Today it is snowy and cold and as happenstance would have it (or google connecting the dots) one of Mary Oliver’s poems popped into my feed about the snow. As I read it, I was struck by how much it felt like a poem of grief if only a few lines were changed.
So, here is my edit.
The grief - like snow
a soft and easy sprinkling
of flakes, then clouds of flakes
in the baskets of the wind
and the branches
of the trees ---
oh, so individual and unique.
through the growing stillness,
as the flakes
prickled the path,
then covered it,
as in curds and drifts,
as the wind grew stronger,
shaping its work
taking greater steps,
over the hills
and through the trees
we were cold,
and far from home.
and followed our long shadows back
to the house,
stamped our feet,
went inside, and shut the door.
Through the window
we could see
how far away it was to the gates of
Let the fire now
put on its red hat
and sing to us.
BY Mary Oliver - slight changes by SJF
I will admit that in the winter of my grief I freely took to warmer climates of friends and family, often traveling like a snowbird to the refuges where my soul was out of the harsh climate that felt like the long winter that never ends.
I’d say my “April” came much later, but like spring, my heart did feel the warmth of a changing season. I’ll try to recount that particular transformative day in another post.
Happy Thanksgiving to all. I am grateful for all I have and continue to experience.
Languages are a topic in our house these days. I am attempting to learn Spanish, so am often trying to converse with Devin in the limited Spanish that I have grasped thus far. Muy poco if I am honest. Devin has also picked up a new Xbox playing companion from Germany, so he has been talking about their conversations as this other player has never taken English. I guess this young man (19 yrs old) has learned all of the English he is speaking with Devin either on social media, YouTube or from the actual playing of the games with American counterparts. Devin claims this young German is neither difficult to understand nor does he miss much from what Devin converses about. Last night, as they were discussing the learning of English though these discussions, Devin asked the young lad if there was anything he had learned from Devin in the short period that they have been playing. He relayed that there was one phrase that he picked up that he had not heard anywhere. I’ll admit that my mind cringed at the thought of some of the language that has been shouted in the heat of some of the games and battles when I am not in the room. I was nearly ready to pen an apology letter to this lad’s mother, when Devin said that the phrase that the German fella hadn’t heard until Devin’s utterance was in calling someone (or maybe him, it wasn’t clarified) a “silly goose”. I busted out laughing as that phrase wouldn’t have crossed my mind as something learned between two cultures on Xbox in hundreds of guesses.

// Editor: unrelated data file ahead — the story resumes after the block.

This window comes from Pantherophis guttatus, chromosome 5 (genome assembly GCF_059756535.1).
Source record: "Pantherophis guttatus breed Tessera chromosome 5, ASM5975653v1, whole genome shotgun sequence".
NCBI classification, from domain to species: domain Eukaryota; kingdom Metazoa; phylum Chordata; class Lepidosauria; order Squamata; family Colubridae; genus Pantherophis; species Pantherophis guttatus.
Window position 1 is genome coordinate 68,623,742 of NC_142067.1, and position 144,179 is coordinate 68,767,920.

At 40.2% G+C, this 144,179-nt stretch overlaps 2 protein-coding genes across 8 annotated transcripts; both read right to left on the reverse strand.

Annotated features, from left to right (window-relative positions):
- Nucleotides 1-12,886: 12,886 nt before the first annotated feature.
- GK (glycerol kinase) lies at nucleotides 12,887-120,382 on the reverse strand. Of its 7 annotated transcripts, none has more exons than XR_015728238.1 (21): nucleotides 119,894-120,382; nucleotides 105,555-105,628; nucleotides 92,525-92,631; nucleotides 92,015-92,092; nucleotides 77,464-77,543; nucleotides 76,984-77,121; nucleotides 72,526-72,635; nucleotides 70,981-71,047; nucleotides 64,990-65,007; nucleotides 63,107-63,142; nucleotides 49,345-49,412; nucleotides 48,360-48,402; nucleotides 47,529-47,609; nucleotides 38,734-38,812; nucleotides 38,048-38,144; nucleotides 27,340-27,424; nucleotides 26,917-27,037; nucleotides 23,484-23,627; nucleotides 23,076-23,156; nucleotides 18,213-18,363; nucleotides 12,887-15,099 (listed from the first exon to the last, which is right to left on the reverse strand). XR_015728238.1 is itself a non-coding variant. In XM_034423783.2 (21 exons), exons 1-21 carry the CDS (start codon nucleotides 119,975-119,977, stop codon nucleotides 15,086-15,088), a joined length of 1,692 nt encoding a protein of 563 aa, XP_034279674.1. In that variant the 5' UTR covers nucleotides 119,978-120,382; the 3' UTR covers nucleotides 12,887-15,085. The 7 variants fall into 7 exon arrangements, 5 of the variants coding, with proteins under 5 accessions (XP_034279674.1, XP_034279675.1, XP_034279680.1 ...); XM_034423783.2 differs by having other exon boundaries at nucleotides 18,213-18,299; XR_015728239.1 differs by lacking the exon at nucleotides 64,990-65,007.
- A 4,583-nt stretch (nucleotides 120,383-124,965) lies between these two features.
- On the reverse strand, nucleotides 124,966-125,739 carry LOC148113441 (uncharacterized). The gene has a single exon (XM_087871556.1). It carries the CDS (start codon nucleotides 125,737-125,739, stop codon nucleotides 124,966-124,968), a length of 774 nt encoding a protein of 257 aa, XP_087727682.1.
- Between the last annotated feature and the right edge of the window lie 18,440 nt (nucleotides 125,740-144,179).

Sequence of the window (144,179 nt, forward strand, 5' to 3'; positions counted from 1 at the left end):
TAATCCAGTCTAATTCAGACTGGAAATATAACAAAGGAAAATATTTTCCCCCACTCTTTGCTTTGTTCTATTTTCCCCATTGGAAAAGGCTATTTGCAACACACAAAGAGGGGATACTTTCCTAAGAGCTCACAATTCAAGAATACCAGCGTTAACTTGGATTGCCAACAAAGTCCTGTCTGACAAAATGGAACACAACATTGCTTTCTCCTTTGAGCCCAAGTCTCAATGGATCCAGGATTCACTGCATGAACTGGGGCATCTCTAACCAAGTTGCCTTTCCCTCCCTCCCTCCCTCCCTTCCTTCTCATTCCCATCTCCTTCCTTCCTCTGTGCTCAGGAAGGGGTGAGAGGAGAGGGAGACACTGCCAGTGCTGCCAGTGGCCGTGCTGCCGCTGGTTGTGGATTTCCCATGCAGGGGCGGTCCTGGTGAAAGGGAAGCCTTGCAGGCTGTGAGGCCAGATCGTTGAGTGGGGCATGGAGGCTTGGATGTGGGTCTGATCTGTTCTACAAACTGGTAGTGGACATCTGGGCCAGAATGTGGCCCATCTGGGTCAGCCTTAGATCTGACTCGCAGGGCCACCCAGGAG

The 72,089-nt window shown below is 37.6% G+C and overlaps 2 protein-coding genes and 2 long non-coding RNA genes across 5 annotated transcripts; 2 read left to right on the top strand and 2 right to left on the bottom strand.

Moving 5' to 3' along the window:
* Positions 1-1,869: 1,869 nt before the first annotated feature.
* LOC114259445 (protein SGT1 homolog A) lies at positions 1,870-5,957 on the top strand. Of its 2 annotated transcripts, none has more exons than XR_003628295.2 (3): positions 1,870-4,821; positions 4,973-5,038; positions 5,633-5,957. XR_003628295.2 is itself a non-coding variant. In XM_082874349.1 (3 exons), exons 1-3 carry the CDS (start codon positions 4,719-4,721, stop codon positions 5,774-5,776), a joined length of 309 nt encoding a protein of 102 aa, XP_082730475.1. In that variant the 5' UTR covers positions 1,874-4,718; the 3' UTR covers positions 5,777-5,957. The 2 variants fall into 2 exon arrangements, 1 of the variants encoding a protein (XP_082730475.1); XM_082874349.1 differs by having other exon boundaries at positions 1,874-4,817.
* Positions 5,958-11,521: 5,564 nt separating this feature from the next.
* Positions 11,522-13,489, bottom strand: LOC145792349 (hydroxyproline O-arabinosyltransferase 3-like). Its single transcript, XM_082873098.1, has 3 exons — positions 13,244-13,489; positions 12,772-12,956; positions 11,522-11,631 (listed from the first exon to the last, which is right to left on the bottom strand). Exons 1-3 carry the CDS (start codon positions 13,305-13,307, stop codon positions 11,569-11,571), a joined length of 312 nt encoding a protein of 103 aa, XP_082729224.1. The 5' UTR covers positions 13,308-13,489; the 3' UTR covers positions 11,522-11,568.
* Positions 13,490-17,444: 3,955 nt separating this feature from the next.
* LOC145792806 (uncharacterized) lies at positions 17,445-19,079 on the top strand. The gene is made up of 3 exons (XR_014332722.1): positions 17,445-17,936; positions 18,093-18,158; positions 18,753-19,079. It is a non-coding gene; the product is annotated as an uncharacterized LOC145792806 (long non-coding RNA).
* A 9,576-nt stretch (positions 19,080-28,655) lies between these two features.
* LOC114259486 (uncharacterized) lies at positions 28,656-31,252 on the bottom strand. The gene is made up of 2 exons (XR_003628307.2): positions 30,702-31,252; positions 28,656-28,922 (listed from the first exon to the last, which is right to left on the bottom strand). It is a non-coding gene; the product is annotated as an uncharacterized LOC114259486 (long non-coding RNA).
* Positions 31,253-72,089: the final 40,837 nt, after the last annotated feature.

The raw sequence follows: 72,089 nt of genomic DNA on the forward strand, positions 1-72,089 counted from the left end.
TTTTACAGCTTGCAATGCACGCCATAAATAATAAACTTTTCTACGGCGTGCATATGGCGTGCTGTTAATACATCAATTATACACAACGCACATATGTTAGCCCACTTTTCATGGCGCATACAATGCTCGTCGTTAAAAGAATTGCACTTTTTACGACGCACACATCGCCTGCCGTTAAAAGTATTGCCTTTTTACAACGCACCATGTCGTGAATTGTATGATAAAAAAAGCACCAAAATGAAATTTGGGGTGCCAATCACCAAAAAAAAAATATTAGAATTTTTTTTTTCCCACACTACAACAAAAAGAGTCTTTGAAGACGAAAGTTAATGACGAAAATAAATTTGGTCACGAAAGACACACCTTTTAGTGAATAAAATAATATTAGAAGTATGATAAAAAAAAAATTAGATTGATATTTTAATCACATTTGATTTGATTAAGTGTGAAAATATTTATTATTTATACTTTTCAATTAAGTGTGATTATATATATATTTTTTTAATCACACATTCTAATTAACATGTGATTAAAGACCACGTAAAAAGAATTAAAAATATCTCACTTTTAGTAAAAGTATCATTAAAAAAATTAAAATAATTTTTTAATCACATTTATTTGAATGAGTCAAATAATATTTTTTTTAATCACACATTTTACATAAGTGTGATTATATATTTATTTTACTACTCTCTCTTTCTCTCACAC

In other news, we lost the bees. Honey and bees were gone when I went out to check the hive recently. We will either get a new set of bees in the spring or may just let someone else use the protected hive space for them to try their hand at running a hive. One of Ted’s nurses is first on the list of someone who wants to have a hive and could use the space. We shall see what happens in the spring.
The universe always evens out, so with the loss of bees to care for, came a new dependent to care for.
Our neighbor who use to live next door, passed away this week and as I met with her daughter to help clear out her current space (she had asked in the will for me to handle her personal belongings), it was determined that no one had stepped forward to care for the only constant in her daily life these past 12 years or so – her cat. They had been feeding Birdie and visiting all they could since Barbara’s death, but poor Birdie was left alone in a small apartment with his human gone. They had put word out to as many people as possible, but still were not able to find someone to take him. It broke my heart to see him just sitting on her chair seemingly waiting for her return, so I said I would take him home until a home could be found.
Devin said he would let him stay in his room and after one night of having a purring snuggle buddy, it was relayed that we should just keep him and not try to get anyone else to take possession. I think the mutual comforting is healing for the both of them.
Thus far, Birdie has been a very chill and clean kitty that only brings more fond memories and stories of times when he was our neighbor and not our pet.